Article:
Democrats from California are anticipated to suggest providing unemployment compensation to striking workers.
Language slated for distribution in the next few days or weeks would grant striking workers access to California’s $18 billion in debt unemployment insurance program. The decision was made in the midst of historic strikes by actors and screenwriters, which forced several motion pictures and television programs to suspend production.
According to Rob Moutrie, a policy advocate with the California Chamber of Commerce, who opposes the proposal, it would enable those who are on strike, are not seeking a job, and were not fired for no reason of their own to file for unemployment benefits as if they were actually unemployed.
Moutrie thinks labor advocates are taking advantage of the strike to forward this policy idea that they had intended to advance for years.
When the unemployment insurance program had a surplus in 2019, former state assemblywoman Lorena Gonzalez proposed similar legislation, but it was not passed.
California’s Unemployment Program Woes: Borrowed Billions, Bogus Claims, and Proposed Jobless Legislation
The California Republican went on to say that his state made such a mess of running its unemployment program that it borrowed over $20 billion from the federal government before defaulting on it. During the COVID-19 pandemic, millions of bogus jobless claims were given out in the Golden State, according to California officials.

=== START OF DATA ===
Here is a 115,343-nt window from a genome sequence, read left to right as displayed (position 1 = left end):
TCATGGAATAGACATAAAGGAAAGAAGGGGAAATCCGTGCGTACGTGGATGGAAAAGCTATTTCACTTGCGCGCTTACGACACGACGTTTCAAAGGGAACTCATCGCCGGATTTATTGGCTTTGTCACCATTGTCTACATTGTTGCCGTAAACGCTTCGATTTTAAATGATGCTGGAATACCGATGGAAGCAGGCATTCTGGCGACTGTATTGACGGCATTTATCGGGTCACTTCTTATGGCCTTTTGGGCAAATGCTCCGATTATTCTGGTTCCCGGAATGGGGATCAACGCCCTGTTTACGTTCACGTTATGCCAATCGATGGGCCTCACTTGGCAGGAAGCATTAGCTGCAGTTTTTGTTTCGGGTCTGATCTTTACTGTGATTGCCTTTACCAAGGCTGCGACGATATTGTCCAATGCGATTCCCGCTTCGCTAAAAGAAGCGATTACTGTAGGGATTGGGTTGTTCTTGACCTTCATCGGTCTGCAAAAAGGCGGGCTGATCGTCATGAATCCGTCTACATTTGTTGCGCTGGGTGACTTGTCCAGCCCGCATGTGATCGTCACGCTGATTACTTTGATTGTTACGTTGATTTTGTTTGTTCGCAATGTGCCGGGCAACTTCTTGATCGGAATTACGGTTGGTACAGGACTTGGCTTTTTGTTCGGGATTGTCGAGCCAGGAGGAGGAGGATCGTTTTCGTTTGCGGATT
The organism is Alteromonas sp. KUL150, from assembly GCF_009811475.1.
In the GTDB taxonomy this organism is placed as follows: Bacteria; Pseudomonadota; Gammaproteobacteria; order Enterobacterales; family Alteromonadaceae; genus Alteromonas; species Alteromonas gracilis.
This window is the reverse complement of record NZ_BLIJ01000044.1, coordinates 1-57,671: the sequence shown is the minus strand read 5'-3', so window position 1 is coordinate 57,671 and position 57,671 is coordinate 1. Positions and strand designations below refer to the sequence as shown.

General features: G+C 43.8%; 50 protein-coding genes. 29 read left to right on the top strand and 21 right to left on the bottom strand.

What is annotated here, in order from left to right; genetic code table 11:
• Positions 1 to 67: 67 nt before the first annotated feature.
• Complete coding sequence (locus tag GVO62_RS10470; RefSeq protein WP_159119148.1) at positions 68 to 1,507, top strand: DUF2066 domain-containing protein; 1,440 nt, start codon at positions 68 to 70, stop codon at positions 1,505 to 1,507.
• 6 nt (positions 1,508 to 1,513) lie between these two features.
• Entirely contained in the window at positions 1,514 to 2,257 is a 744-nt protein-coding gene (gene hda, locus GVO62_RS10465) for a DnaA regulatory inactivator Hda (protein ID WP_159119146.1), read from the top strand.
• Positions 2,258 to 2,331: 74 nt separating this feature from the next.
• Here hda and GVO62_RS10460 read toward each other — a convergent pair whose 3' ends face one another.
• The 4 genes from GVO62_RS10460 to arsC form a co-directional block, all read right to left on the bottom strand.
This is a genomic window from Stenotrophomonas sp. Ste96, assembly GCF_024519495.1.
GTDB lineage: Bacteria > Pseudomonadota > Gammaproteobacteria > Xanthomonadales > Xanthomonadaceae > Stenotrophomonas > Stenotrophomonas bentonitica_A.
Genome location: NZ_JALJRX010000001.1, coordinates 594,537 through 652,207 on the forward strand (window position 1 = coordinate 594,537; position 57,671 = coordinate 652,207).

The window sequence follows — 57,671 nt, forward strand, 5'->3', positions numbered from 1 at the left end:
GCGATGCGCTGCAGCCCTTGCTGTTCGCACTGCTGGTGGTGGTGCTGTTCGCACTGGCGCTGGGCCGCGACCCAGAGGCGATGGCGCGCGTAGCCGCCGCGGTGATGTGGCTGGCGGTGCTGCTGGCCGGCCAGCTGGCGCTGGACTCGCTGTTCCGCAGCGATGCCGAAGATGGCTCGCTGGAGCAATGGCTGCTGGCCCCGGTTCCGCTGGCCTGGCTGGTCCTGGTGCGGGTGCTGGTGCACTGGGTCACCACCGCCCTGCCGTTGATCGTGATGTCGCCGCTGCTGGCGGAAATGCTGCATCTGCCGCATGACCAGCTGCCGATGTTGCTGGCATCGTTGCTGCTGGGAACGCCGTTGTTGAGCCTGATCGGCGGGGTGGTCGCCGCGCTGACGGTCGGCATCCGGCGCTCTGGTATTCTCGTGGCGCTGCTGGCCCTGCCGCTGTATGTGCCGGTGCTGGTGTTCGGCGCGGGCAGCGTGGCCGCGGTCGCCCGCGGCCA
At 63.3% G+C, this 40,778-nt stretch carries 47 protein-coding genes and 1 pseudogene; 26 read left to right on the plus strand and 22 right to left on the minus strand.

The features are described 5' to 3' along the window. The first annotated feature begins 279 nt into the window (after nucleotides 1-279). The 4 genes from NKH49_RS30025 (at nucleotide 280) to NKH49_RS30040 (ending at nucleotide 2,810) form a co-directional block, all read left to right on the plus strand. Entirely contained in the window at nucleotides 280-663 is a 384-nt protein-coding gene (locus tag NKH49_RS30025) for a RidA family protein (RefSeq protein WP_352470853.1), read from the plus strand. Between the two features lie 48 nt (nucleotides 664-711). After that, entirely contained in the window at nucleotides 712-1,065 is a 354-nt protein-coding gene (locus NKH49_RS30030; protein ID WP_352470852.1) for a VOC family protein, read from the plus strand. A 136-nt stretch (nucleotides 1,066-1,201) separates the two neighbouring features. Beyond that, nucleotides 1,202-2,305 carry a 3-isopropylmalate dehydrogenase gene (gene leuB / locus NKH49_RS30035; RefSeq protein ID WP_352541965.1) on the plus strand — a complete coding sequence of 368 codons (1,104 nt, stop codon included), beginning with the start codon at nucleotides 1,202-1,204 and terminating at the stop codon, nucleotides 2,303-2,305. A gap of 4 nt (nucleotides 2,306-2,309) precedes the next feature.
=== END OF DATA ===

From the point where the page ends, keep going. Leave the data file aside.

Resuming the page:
Democratic Assembly Members Laura Friedman and Chris Holden are set to co-author the jobless legislation, which will be submitted by Anthony Portantino, the chair of the Senate Appropriations Committee, according to Politico.
According to Moutrie, if the measure becomes law, companies will probably be required to pay for the strikers.
Employers pay per-employee taxes to fund the unemployment insurance fund and pay benefits when they are requested. Therefore, this measure would essentially be an indirect tax on every company in California that would be used to support the strikers.
It would take money from the unemployment insurance system. As stated by Moutrie, the law presents a serious issue with justice for businesses that don’t now have or have never had a strike involving their workers.
Source: Fox News